While rummaging through a box of old papers the other day, I came across a letter that I had written to a little friend of mine in 1993. I found it interesting and would like to share it.
First, I need to give you a little background information. We moved to Walthourville in 1971, and it was mostly woods around us. The nearest neighbors were the Caines family. There were no trailer parks or housing developments on Griffin Road at that time. Walthourville built up over the years; people moved in, but we didn’t know any of them.
One evening in 1989, as I was cooking supper, I glanced out the window and saw a long-legged man and a little girl striding across the yard. They were in the process of moving into a mobile home across the road from us. That began a friendship with a military family that still exists today.
We had never been associated with any military families, as my first husband was drafted in 1965 but was rejected. I cannot even imagine packing up all my possessions and moving every time I turned around. I have lived in three connecting counties my entire life — Long, Liberty and Tattnall. Even when I was in school, I do not recall but one military student in the whole school. We had one military spouse who was my fifth-grade teacher.
Of course, that all has changed now in Long County schools, as there are many military families living in the county. So, I guess what I am saying is that I really had not been involved with military life.
But during the next few years, we were involved and wept tears of joy and tears of heartache as soldiers left their families and went to war. We supported them through the good and bad times. We celebrated the holidays together and ate together numerous times. Karen was a fantastic cook.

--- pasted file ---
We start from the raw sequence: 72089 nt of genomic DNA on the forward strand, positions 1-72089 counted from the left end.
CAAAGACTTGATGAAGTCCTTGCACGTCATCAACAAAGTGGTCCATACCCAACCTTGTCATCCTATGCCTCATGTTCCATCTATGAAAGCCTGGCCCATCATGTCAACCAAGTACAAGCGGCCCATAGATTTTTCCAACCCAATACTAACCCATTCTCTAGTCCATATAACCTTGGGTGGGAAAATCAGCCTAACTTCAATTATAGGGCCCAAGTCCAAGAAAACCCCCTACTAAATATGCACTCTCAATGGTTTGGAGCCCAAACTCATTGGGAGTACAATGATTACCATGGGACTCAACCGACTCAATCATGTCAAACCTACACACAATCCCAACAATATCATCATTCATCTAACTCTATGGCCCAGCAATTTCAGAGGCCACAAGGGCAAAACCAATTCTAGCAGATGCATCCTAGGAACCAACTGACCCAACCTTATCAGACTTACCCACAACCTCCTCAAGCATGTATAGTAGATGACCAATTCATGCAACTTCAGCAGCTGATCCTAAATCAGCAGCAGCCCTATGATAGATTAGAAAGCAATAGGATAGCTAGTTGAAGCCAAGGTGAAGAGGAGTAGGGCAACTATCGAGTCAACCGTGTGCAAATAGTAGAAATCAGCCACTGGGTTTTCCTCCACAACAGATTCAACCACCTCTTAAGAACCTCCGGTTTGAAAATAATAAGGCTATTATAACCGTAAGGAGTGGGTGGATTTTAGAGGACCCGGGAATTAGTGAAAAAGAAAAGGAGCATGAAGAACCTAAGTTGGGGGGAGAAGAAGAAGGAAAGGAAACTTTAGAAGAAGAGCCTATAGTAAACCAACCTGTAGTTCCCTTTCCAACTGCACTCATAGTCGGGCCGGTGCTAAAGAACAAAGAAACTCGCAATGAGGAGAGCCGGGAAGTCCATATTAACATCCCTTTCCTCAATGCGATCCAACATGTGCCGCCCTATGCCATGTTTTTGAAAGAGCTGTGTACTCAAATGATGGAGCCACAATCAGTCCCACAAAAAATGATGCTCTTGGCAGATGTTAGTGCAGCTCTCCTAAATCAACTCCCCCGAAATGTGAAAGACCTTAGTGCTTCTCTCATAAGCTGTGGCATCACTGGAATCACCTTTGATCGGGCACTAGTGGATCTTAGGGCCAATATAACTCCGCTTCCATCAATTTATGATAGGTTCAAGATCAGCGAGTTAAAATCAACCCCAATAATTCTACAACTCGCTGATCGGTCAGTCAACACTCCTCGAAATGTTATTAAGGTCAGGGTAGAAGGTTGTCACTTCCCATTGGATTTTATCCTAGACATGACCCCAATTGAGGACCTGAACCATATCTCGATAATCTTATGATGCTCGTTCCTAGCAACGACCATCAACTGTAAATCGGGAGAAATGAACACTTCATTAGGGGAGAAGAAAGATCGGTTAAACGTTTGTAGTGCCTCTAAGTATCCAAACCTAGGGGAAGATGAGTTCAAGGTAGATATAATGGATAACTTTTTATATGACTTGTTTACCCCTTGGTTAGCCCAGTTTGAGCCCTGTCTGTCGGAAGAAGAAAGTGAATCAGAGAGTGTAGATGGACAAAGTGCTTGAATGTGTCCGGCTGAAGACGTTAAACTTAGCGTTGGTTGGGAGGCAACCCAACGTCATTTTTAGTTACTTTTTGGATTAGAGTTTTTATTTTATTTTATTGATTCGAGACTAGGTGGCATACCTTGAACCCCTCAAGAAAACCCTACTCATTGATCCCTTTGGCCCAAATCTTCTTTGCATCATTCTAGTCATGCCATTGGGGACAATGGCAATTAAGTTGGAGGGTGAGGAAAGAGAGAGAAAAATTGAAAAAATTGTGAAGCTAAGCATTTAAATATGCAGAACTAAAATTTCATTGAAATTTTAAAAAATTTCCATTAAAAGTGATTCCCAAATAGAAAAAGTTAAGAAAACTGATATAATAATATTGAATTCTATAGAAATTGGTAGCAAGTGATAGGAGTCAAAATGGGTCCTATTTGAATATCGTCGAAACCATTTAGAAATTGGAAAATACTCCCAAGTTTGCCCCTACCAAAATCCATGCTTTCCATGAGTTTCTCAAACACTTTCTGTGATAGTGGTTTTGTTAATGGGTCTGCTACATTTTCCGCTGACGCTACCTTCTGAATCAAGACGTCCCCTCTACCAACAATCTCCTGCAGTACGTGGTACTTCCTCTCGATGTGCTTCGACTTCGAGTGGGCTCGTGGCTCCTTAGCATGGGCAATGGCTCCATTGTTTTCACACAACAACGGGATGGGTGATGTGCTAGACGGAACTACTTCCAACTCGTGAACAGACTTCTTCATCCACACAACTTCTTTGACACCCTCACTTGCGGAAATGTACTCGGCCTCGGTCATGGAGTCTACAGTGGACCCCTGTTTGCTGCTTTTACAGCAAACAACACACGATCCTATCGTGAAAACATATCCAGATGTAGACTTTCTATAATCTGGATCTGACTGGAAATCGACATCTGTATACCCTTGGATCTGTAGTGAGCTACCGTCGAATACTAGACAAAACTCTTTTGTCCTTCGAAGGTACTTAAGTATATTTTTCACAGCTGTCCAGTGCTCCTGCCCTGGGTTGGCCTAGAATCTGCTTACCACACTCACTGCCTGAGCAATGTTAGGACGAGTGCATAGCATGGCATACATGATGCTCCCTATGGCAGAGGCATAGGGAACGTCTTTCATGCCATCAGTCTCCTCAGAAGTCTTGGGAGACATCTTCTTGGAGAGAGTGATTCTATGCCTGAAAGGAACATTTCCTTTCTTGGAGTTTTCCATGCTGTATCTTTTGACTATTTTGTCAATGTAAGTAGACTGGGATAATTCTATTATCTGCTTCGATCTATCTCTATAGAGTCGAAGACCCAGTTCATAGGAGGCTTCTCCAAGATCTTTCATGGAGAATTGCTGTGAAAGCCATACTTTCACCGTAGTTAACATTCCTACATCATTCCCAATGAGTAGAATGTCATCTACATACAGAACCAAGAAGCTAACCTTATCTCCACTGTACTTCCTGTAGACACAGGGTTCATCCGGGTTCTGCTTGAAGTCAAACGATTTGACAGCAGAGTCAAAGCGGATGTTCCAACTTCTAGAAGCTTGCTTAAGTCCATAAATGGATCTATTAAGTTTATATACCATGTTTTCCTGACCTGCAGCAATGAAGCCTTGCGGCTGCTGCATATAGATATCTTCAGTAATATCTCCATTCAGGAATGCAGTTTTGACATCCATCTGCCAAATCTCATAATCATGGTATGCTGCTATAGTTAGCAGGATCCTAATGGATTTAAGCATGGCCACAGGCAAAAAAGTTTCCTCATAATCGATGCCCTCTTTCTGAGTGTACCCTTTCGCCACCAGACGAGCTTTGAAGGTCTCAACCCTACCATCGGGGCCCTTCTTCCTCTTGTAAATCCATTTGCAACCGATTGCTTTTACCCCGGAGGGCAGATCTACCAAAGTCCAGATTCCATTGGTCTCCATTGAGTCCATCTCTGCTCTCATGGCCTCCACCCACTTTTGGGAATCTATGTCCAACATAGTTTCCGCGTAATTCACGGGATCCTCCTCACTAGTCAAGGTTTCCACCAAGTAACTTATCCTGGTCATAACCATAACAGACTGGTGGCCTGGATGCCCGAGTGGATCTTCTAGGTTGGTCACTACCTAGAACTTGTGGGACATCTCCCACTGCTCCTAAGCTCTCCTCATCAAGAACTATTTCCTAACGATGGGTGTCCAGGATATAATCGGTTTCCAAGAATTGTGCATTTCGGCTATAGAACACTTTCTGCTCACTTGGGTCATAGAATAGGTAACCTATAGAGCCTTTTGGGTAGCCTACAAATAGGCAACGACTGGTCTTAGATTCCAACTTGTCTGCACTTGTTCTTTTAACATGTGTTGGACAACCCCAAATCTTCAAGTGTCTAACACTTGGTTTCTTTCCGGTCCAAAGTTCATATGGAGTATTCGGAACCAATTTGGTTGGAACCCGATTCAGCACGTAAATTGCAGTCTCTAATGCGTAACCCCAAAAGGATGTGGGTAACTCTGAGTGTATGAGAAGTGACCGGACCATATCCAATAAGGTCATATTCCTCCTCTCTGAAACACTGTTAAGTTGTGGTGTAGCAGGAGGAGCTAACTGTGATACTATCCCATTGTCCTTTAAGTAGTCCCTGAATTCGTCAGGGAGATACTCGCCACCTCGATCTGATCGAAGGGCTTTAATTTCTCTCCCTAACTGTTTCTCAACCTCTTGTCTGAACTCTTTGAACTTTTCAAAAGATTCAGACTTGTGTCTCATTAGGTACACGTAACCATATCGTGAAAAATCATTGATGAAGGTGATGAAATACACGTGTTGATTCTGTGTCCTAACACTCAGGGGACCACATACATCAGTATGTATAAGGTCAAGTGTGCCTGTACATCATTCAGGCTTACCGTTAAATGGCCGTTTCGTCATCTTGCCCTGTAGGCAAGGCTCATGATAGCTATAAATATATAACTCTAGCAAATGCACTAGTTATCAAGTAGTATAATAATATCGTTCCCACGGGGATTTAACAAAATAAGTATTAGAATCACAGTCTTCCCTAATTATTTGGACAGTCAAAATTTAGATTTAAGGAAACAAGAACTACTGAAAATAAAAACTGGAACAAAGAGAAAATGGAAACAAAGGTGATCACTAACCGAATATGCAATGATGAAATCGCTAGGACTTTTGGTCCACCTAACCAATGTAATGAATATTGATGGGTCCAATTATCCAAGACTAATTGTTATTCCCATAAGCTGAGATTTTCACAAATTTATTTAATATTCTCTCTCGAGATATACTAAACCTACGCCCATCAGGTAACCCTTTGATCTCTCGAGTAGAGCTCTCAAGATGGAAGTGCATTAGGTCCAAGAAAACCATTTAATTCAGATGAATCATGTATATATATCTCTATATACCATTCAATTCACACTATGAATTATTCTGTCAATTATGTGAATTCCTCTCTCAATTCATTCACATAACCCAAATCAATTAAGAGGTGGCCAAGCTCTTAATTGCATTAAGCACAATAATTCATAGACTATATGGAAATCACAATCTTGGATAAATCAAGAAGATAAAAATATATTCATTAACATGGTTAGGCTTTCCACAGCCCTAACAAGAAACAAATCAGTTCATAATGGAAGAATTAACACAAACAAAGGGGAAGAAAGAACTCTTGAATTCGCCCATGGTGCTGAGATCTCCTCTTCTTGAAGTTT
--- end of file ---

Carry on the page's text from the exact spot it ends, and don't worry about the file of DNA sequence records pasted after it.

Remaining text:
We took the wife and two kids to the airport for a trip to her parents. My husband walked over and very gently relayed the news to his wife that Operation Desert Storm had begun. We became adopted grandparents to the kids, who were 4 and 1 when they moved here.
After Desert Storm, Wayne Faulkner, a combat medical specialist career soldier, was sent to another base. Tearfully, we bid them goodbye. But later, to our great pleasure, he was sent back to Fort Stewart for a while.
It was while they were stationed here again that my husband died in 1999, and they were a world of support to me then and many months afterward. Making friends with this fine military family has been one of the greatest joys of my life. If you have a chance to be a friend to one of our fine military families sent here to train, I highly recommend that you take advantage of that. Your life and theirs can be blessed.